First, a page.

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BYU / Social Science / Soc 202 / When does j. s. bach die?

When does j. s. bach die?

When does j. s. bach die?


MUSIC 202 Notes Week 1

When does j. s. bach die?

J. S. Bach

Monday, January 9, 2017

11:03 AM

∙ Died in 1750

∙ Bach revival in 1900s?

∙ Came from a very musical family

∙ Excellent training: J. Pachelbel

∙ Spends a lot of time in Thuringia Germany

o First job in Arnstadt (court organist)

o Job in Muhlhausen (court organist)

o Most important city ever worked in Weimar (also court organist) o Job in Cothen (official position, master of the chapel for prince)  (actually asked to write stuff for the orchestra)

Where does j. s. bach spend a lot of time?

∙ Much of his orchestral music comes from this period

o Final job at Leipzig Contour of main Lutheran church

∙ Cantata- large choral work (sometimes with orchestra, always  with some type of accompaniment ex. Quartet)

∙ Wrote a 30 min choral piece for every Sunday, every week of the year

∙ St. Thomas church, oversee choir and music in 3 churches on  Sunday, sons helped out

∙ Signed SDG on end of music, not all but very frequently (to God  alone the Glory) We also discuss several other topics like What is the meaning of global climate in geography?

o Keyboard music

o Orchestral music

o Cantatas/choral music

∙ Brandenburg concertos

What is j. s. bach's first job?

If you want to learn more check out What is an example of a positive correlation?

o Wants out of job in Cothen (curtain)  

o Concerto Grosso: big; contrasting 2 groups, play off small group of  soloists/trade

o Ripieno- full orchestra

∙ Plays ritornello, melody that returns over and over again o Concertino- group of soloists

∙ Didn't travel much, local figure

∙ Dietrich Buxtehude- walked from 2 cities

∙ Faster Harmonic Rhythm, motor rhythm (chords change but music drives  forward), imitative counterpoint

Antonio Vivaldi (1678-1641)

Friday, January 13, 2017

9:09 AM

Simplicity: simple motifs, repetition, simple harmonies (tonic and dominant, I&V),  slow harmonic rhythm (not surface rhythm, how fast harmonies change) ∙ Wrote over 500 different concertos, they all sound very similar

Spent most of time in Venice in a girls school called Ospedale della Pieta (nickname  Il prete rosso: The Red Priest because of his raid hair and he was a priest) ∙ He was a violinist We also discuss several other topics like What are some examples of cognitive?

4 Seasons is the most popular piece that most people know today (Spring listening to today)

Handel (1685-1759)

Friday, January 13, 2017

9:08 AM

George Frideric Handel

∙ Travels a lot and absorbs a lot of the Italian style (Opera)

o In the end speaks 5 languages (Italian, French, Spanish, German,  English)

∙ Gets job with Georg, Elector of Hanover (Aristocrat)

o Says he can go to London and says only if he comes back in "a  reasonable time"

o Doesn't come back, makes roots there

o 1714 Queen dies- when dies, make formula for who next king will be o Georg, Elector of Hanover is now the King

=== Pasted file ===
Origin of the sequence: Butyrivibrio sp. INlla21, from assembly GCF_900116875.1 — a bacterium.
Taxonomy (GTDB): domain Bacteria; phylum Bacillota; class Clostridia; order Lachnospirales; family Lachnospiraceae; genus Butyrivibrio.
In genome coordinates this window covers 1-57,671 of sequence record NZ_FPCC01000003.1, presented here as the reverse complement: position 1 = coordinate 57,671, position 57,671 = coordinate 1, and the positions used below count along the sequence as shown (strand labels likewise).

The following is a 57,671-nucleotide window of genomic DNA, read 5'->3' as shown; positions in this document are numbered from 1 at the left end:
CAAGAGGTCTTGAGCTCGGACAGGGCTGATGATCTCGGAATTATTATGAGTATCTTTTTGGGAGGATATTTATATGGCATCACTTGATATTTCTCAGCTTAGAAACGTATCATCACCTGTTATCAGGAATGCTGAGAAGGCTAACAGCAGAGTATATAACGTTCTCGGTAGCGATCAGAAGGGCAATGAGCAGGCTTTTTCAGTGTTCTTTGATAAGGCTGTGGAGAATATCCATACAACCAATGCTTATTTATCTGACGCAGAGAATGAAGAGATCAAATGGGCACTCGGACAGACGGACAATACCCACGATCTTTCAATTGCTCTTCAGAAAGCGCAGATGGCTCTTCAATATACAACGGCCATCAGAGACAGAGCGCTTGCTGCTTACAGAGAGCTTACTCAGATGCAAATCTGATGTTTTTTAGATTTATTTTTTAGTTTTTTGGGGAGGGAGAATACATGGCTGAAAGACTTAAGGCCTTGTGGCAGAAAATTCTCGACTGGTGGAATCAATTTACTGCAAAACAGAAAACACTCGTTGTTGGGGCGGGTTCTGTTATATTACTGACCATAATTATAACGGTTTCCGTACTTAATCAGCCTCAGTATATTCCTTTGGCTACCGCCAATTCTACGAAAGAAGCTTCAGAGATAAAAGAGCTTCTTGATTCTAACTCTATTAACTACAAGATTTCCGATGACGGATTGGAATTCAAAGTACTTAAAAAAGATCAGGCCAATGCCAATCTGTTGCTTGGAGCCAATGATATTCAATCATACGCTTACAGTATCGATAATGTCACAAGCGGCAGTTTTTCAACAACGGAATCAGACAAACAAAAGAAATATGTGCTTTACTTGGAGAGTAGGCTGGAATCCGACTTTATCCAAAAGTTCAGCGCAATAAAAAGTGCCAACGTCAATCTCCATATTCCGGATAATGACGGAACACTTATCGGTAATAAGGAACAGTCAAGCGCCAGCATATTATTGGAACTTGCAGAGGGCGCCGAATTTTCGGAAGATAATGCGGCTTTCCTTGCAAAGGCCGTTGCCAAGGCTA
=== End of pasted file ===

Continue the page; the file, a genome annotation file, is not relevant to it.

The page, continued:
∙ Thinks he can speak German with Handle in London

 Goes ahead and gives him a raise, no reconciliation  

o Water Music (3 suites- instrumental music)

∙ Reveals his style, switch between German, Italian, and French  styles well We also discuss several other topics like What are the functions of neurotransmitters and hormones?

 Lots of brass and woodwind, repeat things in the Italian  style

 Harmonically static, lots of repetition, sticking with two  chords

 A la horn pipe- "I can do the Italian style (brass), I can do  the German style (just strings) and sounds like Bach, then back  to Italian"

∙ English audiences liked hearing operas in a language they didn't understand

∙ Outrageously successful in Italian opera in England (20 yrs)  Competition rises up causing both businesses to fail

∙ Heard about an Oratorio: like opera, dramatic musical narrative,  but not staged. You can do it anywhere.

 Could still write recitative and arias, could still write  choruses, much cheaper to produce (he has to pay for  

everything out of pocket)

 In ENGLISH- people could understand

 Tremendous success (not at first)

∙ Biblical stories or classics (Hercules)

 Israel in Egypt We also discuss several other topics like How can power be looked at?

∙ Leaping Vocal lines for frogs

∙ Violins are the flies

∙ Short moving to fast staccato notes moving quickly  up and down the range of notes

∙ Thick darkness- slow and low with a minor key

∙ MESSIAH (1741, premiered 1742)

∙ French overture- French style

 Was a way to introduce Louis 14th onto stage, signifies  royalty

 Introduces the Savior, King of Kings

 Start with tenor recitative- uses flashback and uses end  of the story at the beginning "It's okay, Christ has come"

∙ Then we go back and see how it happens

 First Aria- every valley shall be exalted  

∙ Messiah- 1741 doesn't tell a story which isn't like most oratorio  (plot and dramatic conflict)

 Divided into 3 parts, but no characters

 Subject material was unusual If you want to learn more check out What is the meaning of osmolality in biology?

 Has to put all of the visual elements and drama into the  music

 "crooked places straight, valleys exalted, rough places  plain"

 Text underlay often on least important words

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